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Samizdata, derived from Samizdat /n. - a system of clandestine publication of banned literature in the USSR [Russ.,= self-publishing house]

Samizdata quote of the day

“When something is free, only the well-connected get much of it.”

George Gilder, The Scandal of Money.

12 comments to Samizdata quote of the day

  • Shlomo Maistre

    Indeed.

    And it’s always a game-changer when normies realize that artificially low interest rates from the Federal Reserve means lots of nearly-free money for mega corporations and Wall Street and very little nearly-free money for everyone else.

  • bobby b

    Back to what I’ve noticed earlier: Home mortgages are cheap, but no one can get them.

  • staghounds

    It has always surprised me that no one seems upset by the fact that they have to pay to borrow their own money* from the bank.

    * I know it’s newly printed fake money, but once it comes into existence it has to be paid for by taxes. In theory.

  • Natalie Solent (Essex)

    Loosely related to the excellent George Gilder quote, but continuing the same theme, the BBC has a story today about five people from foreign countries to whom the UK government has applied anti-corruption sanctions: “Michael Jackson superfan among those sanctioned by UK”. Understandably the BBC concentrates on the most eye-catching individual of the five, vice-president of Equatorial Guinea and Michael Jackson fan Teodoro Obiang Mangue, a kleptocrat of traditional type. But it is noticeable that all the others acquired their spectacular riches from state programmes intended to “give” some free benefit (land or money) to the poor:

    Among the other four targets was Zimbabwean businessman Kudakwashe Regimond Tagwirei, who the UK said was profiting from misappropriation of property in a way that led to accelerated deflation and increased the price of essentials.

    In Venezuela, Alex Nain Saab Morán and Alvaro Enrique Pulido Vargas were accused by the UK of exploiting two public programmes for poor citizens.

    And a provincial governor in Iraq, Nawfal Hammadi Al-Sultan, was accused by the UK of misappropriating public funds meant for reconstruction efforts. Al-Sultan is currently serving a combined five-year prison sentence in the country.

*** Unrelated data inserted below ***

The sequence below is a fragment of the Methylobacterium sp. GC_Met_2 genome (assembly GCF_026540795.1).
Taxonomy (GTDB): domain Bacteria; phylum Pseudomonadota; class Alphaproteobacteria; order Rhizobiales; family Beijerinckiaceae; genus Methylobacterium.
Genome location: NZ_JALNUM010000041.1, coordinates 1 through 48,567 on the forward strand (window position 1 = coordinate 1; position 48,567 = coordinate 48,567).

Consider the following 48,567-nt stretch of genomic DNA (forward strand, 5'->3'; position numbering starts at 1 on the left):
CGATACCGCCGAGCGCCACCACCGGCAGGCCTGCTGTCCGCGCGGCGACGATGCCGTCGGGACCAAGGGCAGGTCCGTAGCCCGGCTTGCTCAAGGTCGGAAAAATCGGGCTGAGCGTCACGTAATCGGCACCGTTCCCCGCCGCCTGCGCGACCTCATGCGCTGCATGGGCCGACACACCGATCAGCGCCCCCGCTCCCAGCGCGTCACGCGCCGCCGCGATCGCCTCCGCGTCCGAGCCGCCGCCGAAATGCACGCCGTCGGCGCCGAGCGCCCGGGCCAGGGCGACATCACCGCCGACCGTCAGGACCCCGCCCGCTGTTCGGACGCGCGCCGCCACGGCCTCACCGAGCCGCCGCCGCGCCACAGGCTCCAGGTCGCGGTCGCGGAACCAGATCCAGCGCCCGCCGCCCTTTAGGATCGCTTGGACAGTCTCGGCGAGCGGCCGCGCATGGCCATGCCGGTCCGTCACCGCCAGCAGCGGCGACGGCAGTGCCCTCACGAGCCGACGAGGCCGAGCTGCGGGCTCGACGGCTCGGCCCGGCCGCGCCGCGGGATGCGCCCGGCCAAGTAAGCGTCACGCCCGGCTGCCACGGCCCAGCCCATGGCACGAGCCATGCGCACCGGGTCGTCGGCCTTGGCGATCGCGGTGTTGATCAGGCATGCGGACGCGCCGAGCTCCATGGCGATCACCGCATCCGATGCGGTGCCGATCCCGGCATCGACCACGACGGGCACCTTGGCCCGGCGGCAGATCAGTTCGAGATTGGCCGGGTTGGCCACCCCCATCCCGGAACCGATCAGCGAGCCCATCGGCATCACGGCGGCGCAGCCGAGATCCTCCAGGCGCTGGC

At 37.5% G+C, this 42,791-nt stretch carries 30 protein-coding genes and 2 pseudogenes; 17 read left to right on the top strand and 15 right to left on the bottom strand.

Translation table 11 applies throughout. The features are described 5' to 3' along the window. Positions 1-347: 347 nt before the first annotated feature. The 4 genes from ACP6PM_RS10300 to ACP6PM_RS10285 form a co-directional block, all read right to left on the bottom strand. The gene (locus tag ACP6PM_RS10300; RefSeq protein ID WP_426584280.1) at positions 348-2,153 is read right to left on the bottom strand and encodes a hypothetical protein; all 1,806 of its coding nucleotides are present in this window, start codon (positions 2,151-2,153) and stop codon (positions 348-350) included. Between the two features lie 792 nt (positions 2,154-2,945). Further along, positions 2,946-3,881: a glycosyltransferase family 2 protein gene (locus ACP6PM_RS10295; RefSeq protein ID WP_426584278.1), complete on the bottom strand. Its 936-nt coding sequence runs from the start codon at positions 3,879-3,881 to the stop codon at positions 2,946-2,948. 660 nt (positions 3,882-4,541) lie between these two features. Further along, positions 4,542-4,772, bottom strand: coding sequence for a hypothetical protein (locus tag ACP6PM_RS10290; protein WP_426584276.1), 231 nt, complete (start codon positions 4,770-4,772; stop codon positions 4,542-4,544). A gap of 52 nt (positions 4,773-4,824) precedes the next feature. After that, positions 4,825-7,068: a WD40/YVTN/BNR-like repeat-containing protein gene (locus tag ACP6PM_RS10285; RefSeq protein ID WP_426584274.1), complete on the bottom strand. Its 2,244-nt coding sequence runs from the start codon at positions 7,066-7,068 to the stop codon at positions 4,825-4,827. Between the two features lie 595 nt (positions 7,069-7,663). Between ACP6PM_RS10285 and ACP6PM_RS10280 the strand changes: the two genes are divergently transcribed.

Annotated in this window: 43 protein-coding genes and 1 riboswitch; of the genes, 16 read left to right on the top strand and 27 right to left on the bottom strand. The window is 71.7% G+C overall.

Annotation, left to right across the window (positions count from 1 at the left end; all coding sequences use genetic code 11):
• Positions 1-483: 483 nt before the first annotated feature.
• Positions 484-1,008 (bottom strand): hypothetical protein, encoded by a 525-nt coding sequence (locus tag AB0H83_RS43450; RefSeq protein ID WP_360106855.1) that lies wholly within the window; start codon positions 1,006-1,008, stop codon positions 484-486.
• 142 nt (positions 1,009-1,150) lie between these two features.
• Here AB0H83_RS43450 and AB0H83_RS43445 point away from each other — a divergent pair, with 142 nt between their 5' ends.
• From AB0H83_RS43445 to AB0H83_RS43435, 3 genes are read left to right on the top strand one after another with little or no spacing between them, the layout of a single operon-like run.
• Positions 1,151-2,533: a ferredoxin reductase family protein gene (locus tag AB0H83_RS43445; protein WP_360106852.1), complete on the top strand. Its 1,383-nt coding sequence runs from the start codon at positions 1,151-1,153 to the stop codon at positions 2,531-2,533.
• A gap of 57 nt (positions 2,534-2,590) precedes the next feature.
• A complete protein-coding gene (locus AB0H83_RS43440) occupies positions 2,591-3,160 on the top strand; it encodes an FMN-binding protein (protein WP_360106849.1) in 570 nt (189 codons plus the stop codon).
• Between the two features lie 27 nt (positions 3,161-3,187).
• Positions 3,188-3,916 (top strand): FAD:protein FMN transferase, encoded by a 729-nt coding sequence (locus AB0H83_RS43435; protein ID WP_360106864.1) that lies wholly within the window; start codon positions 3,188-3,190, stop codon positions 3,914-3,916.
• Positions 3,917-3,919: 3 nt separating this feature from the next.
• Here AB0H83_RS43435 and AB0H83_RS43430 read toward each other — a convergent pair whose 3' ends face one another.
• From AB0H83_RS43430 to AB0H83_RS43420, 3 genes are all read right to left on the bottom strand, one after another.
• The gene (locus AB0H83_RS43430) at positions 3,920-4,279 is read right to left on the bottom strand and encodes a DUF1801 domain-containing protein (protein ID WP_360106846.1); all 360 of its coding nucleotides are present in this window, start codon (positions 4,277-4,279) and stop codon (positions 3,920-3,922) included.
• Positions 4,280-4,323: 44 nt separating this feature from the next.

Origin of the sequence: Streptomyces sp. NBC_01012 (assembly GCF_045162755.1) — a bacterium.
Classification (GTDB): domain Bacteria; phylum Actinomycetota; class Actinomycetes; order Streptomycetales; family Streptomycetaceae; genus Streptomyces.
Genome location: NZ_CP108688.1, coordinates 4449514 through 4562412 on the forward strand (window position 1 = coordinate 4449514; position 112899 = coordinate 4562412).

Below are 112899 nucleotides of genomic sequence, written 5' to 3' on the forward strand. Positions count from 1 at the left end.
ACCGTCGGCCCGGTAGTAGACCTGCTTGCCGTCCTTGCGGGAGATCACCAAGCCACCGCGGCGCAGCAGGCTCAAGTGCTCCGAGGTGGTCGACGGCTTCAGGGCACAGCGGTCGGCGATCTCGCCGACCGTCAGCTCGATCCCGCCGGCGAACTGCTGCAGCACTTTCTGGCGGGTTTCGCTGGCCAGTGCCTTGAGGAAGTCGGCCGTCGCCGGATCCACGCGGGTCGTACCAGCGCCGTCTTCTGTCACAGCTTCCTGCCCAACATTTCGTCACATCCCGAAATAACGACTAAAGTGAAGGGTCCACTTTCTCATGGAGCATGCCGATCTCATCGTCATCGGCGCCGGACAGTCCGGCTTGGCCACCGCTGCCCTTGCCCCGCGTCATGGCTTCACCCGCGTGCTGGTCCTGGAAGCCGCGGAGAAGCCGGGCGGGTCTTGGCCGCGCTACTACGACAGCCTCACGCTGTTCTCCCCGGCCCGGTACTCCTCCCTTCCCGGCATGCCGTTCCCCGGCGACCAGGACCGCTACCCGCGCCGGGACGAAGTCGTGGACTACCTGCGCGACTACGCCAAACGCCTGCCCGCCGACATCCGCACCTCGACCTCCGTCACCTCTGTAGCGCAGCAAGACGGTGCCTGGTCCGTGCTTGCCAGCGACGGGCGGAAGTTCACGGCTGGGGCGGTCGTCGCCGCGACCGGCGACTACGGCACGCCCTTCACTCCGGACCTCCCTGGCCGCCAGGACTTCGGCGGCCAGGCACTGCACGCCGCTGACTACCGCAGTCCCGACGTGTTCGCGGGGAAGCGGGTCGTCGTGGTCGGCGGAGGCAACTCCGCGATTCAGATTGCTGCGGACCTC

• Fraser Orr

    @staghounds
    It has always surprised me that no one seems upset by the fact that they have to pay to borrow their own money* from the bank.

    How do you figure that? People are borrowing other people’s money, and paying a fee for it, I see nothing wrong with that at all.

    However, FWIW, what I just said is not generally true now. The large majority of mortgages are underwritten by either Freddie Mac or Fannie Mae, which basically means “the government”. Banks just service the loans. The mortgage industry, in a secret, hidden way, has been almost entirely nationalized, federalized in the USA. The large majority of consumer debt that isn’t mortgage is student loans, which are also, almost entirely, underwritten by the government. These two facts — that we have a socialist debt industry — seems largely unknown.

  • staghounds

    And, as I said, it always surprises me that people don’t get upset by that.

    It’s been the standard since 1916, but it’s just fundamentally crazy.

  • pete

    The same applies to things which are lucrative.

    BBC jobs for example. Or jobs at charities, the ‘arts’ and quangos.

  • Nicholas (Unlicensed Joker) Gray

    Air is free! And I’m not paying for it!

  • Lee Moore

    Among the other four targets was Zimbabwean businessman Kudakwashe Regimond Tagwirei, who the UK said was profiting from misappropriation of property in a way that led to accelerated deflation and increased the price of essentials.

    Wow ! I never thought I’d live to see the day on which deflation and Zimbabwe were linked in the same sentence.

  • It’s been the standard since 1916, but it’s just fundamentally crazy.

    Assuming you’re talking about the Federal Reserve Act, it was passed by the 63rd United States Congress and signed into law by President Woodrow Wilson on December 23, 1913.

    It has singularly failed to preserve the value of the US dollar, but then again, only a fool, a pleb or a taxpayer would expect that.

  • Exasperated

    Hah, here is a quote from me.

    “They privatize the gain, but socialize the pain”.

    They get all the gain, but they offload the pain, by shifting the cost of their failures and misadventures onto the public.

  • Zerren Yeoville

    “They privatize the gain, but socialize the pain”.

    But is that not the intention, in order to protect their own privileged positions?

    A public largely indifferent to the distinction between free-market capitalism and corporate capitalism, is thereby soured on the idea of capitalism altogether by a society that seems to “privatize the gain, but socialize the pain” and is sympathetic to political leaders who promise to rein in the ‘fat cats’. And yet their solutions never seem to rein in the ‘fat cats’ but have instead the consequence of reinforcing their position still further, with measures that make it more difficult for a potentially game-changing competitor to emerge to undermine them.

    Why else would ostensibly private corporations make donations to left-wing political parties?

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